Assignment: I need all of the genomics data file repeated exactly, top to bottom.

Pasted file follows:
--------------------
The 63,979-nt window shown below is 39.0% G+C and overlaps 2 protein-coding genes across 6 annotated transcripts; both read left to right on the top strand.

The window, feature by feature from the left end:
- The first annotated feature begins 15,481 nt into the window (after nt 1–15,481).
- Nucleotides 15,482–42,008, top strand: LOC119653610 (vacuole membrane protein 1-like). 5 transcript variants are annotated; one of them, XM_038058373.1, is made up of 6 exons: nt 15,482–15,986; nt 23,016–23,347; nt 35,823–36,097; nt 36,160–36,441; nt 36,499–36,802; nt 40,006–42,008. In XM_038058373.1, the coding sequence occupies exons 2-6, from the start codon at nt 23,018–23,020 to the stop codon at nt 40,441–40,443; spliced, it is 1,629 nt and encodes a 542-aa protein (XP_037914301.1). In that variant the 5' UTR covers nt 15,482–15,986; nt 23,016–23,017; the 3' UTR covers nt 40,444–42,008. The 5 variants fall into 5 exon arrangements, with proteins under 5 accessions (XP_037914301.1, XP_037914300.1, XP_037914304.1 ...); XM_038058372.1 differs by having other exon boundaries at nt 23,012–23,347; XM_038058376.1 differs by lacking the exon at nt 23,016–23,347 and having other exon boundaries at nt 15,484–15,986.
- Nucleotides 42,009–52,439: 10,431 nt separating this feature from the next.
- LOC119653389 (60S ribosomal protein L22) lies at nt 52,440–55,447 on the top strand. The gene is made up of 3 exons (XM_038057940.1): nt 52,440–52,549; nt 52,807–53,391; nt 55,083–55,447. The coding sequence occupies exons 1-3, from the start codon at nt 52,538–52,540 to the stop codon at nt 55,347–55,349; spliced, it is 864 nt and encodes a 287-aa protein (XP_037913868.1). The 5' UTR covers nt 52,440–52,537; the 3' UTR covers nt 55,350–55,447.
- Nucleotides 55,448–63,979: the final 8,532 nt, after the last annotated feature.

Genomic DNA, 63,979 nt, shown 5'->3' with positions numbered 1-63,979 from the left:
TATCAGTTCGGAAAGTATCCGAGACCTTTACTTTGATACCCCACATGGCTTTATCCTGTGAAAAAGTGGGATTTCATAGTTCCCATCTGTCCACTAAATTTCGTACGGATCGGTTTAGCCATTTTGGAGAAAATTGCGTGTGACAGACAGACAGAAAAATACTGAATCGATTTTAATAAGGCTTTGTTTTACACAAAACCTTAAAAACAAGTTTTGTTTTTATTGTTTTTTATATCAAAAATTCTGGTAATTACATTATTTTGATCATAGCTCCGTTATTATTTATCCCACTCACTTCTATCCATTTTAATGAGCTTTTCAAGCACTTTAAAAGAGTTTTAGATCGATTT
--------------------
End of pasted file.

The 63,979-nt window shown below is 39.0% G+C and overlaps 2 protein-coding genes across 6 annotated transcripts; both read left to right on the top strand.

The window, feature by feature from the left end:
- The first annotated feature begins 15,481 nt into the window (after nt 1–15,481).
- Nucleotides 15,482–42,008, top strand: LOC119653610 (vacuole membrane protein 1-like). 5 transcript variants are annotated; one of them, XM_038058373.1, is made up of 6 exons: nt 15,482–15,986; nt 23,016–23,347; nt 35,823–36,097; nt 36,160–36,441; nt 36,499–36,802; nt 40,006–42,008. In XM_038058373.1, the coding sequence occupies exons 2-6, from the start codon at nt 23,018–23,020 to the stop codon at nt 40,441–40,443; spliced, it is 1,629 nt and encodes a 542-aa protein (XP_037914301.1). In that variant the 5' UTR covers nt 15,482–15,986; nt 23,016–23,017; the 3' UTR covers nt 40,444–42,008. The 5 variants fall into 5 exon arrangements, with proteins under 5 accessions (XP_037914301.1, XP_037914300.1, XP_037914304.1 ...); XM_038058372.1 differs by having other exon boundaries at nt 23,012–23,347; XM_038058376.1 differs by lacking the exon at nt 23,016–23,347 and having other exon boundaries at nt 15,484–15,986.
- Nucleotides 42,009–52,439: 10,431 nt separating this feature from the next.
- LOC119653389 (60S ribosomal protein L22) lies at nt 52,440–55,447 on the top strand. The gene is made up of 3 exons (XM_038057940.1): nt 52,440–52,549; nt 52,807–53,391; nt 55,083–55,447. The coding sequence occupies exons 1-3, from the start codon at nt 52,538–52,540 to the stop codon at nt 55,347–55,349; spliced, it is 864 nt and encodes a 287-aa protein (XP_037913868.1). The 5' UTR covers nt 52,440–52,537; the 3' UTR covers nt 55,350–55,447.
- Nucleotides 55,448–63,979: the final 8,532 nt, after the last annotated feature.

Genomic DNA, 63,979 nt, shown 5'->3' with positions numbered 1-63,979 from the left:
TATCAGTTCGGAAAGTATCCGAGACCTTTACTTTGATACCCCACATGGCTTTATCCTGTGAAAAAGTGGGATTTCATAGTTCCCATCTGTCCACTAAATTTCGTACGGATCGGTTTAGCCATTTTGGAGAAAATTGCGTGTGACAGACAGACAGAAAAATACTGAATCGATTTTAATAAGGCTTTGTTTTACACAAAACCTTAAAAACAAGTTTTGTTTTTATTGTTTTTTATATCAAAAATTCTGGTAATTACATTATTTTGATCATAGCTCCGTTATTATTTATCCCACTCACTTCTATCCATTTTAATGAGCTTTTCAAGCACTTTAAAAGAGTTTTAGATCGATTT